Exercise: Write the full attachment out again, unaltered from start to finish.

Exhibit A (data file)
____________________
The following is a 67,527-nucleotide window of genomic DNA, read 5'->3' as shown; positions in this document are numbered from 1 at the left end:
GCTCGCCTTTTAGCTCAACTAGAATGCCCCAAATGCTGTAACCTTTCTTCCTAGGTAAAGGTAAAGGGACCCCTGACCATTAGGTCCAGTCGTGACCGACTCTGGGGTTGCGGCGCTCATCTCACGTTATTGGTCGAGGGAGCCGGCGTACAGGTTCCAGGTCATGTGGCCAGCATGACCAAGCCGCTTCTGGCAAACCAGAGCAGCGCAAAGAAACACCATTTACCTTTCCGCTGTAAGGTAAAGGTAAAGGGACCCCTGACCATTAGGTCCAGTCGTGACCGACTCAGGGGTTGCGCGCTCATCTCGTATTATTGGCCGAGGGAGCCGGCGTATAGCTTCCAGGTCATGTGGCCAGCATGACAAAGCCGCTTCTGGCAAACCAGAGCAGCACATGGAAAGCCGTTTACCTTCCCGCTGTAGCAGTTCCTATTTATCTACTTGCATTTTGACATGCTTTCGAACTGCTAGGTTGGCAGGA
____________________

The following is a 67,527-nucleotide window of genomic DNA, read 5'->3' as shown; positions in this document are numbered from 1 at the left end:
GCTCGCCTTTTAGCTCAACTAGAATGCCCCAAATGCTGTAACCTTTCTTCCTAGGTAAAGGTAAAGGGACCCCTGACCATTAGGTCCAGTCGTGACCGACTCTGGGGTTGCGGCGCTCATCTCACGTTATTGGTCGAGGGAGCCGGCGTACAGGTTCCAGGTCATGTGGCCAGCATGACCAAGCCGCTTCTGGCAAACCAGAGCAGCGCAAAGAAACACCATTTACCTTTCCGCTGTAAGGTAAAGGTAAAGGGACCCCTGACCATTAGGTCCAGTCGTGACCGACTCAGGGGTTGCGCGCTCATCTCGTATTATTGGCCGAGGGAGCCGGCGTATAGCTTCCAGGTCATGTGGCCAGCATGACAAAGCCGCTTCTGGCAAACCAGAGCAGCACATGGAAAGCCGTTTACCTTCCCGCTGTAGCAGTTCCTATTTATCTACTTGCATTTTGACATGCTTTCGAACTGCTAGGTTGGCAGGA